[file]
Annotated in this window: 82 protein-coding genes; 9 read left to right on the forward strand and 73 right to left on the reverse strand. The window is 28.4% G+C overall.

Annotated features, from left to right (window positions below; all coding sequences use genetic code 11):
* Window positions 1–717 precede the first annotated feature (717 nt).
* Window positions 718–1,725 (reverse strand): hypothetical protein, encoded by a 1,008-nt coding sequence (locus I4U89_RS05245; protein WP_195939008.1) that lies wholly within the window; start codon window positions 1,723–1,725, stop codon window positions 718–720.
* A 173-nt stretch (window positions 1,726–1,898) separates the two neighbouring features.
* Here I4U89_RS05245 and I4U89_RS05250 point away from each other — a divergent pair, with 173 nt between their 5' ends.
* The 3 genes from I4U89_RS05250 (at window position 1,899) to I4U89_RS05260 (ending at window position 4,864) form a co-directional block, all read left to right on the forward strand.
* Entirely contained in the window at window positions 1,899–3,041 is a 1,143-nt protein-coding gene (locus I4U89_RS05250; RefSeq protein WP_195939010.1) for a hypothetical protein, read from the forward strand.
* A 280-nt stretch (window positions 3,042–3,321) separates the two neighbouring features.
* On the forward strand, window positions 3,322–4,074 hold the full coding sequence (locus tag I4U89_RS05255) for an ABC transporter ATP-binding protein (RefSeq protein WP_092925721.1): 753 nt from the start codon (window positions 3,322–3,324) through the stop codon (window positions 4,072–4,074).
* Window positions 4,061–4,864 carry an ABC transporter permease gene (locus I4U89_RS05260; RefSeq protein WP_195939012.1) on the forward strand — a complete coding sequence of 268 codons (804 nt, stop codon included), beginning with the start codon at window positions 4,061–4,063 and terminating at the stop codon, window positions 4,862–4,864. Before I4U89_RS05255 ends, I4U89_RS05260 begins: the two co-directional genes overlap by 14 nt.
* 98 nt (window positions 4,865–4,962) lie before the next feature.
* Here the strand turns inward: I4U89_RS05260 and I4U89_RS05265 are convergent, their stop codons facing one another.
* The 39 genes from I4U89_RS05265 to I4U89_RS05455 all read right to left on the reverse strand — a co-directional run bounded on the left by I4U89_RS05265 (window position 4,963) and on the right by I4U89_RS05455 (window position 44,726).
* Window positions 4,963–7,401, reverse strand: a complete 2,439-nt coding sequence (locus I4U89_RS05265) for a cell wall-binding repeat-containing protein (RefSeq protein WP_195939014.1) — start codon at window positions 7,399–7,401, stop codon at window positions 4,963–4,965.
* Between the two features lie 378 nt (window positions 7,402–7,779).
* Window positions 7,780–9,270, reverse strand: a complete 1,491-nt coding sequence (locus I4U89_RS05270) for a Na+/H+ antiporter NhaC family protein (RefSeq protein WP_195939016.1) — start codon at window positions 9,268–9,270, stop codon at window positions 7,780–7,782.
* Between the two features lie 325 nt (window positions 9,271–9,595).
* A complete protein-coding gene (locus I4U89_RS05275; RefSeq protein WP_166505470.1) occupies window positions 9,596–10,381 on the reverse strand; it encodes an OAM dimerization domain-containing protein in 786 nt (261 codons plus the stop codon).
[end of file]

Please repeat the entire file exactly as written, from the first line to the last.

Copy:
Annotated in this window: 82 protein-coding genes; 9 read left to right on the forward strand and 73 right to left on the reverse strand. The window is 28.4% G+C overall.

Annotated features, from left to right (window positions below; all coding sequences use genetic code 11):
* Window positions 1–717 precede the first annotated feature (717 nt).
* Window positions 718–1,725 (reverse strand): hypothetical protein, encoded by a 1,008-nt coding sequence (locus I4U89_RS05245; protein WP_195939008.1) that lies wholly within the window; start codon window positions 1,723–1,725, stop codon window positions 718–720.
* A 173-nt stretch (window positions 1,726–1,898) separates the two neighbouring features.
* Here I4U89_RS05245 and I4U89_RS05250 point away from each other — a divergent pair, with 173 nt between their 5' ends.
* The 3 genes from I4U89_RS05250 (at window position 1,899) to I4U89_RS05260 (ending at window position 4,864) form a co-directional block, all read left to right on the forward strand.
* Entirely contained in the window at window positions 1,899–3,041 is a 1,143-nt protein-coding gene (locus I4U89_RS05250; RefSeq protein WP_195939010.1) for a hypothetical protein, read from the forward strand.
* A 280-nt stretch (window positions 3,042–3,321) separates the two neighbouring features.
* On the forward strand, window positions 3,322–4,074 hold the full coding sequence (locus tag I4U89_RS05255) for an ABC transporter ATP-binding protein (RefSeq protein WP_092925721.1): 753 nt from the start codon (window positions 3,322–3,324) through the stop codon (window positions 4,072–4,074).
* Window positions 4,061–4,864 carry an ABC transporter permease gene (locus I4U89_RS05260; RefSeq protein WP_195939012.1) on the forward strand — a complete coding sequence of 268 codons (804 nt, stop codon included), beginning with the start codon at window positions 4,061–4,063 and terminating at the stop codon, window positions 4,862–4,864. Before I4U89_RS05255 ends, I4U89_RS05260 begins: the two co-directional genes overlap by 14 nt.
* 98 nt (window positions 4,865–4,962) lie before the next feature.
* Here the strand turns inward: I4U89_RS05260 and I4U89_RS05265 are convergent, their stop codons facing one another.
* The 39 genes from I4U89_RS05265 to I4U89_RS05455 all read right to left on the reverse strand — a co-directional run bounded on the left by I4U89_RS05265 (window position 4,963) and on the right by I4U89_RS05455 (window position 44,726).
* Window positions 4,963–7,401, reverse strand: a complete 2,439-nt coding sequence (locus I4U89_RS05265) for a cell wall-binding repeat-containing protein (RefSeq protein WP_195939014.1) — start codon at window positions 7,399–7,401, stop codon at window positions 4,963–4,965.
* Between the two features lie 378 nt (window positions 7,402–7,779).
* Window positions 7,780–9,270, reverse strand: a complete 1,491-nt coding sequence (locus I4U89_RS05270) for a Na+/H+ antiporter NhaC family protein (RefSeq protein WP_195939016.1) — start codon at window positions 9,268–9,270, stop codon at window positions 7,780–7,782.
* Between the two features lie 325 nt (window positions 9,271–9,595).
* A complete protein-coding gene (locus I4U89_RS05275; RefSeq protein WP_166505470.1) occupies window positions 9,596–10,381 on the reverse strand; it encodes an OAM dimerization domain-containing protein in 786 nt (261 codons plus the stop codon).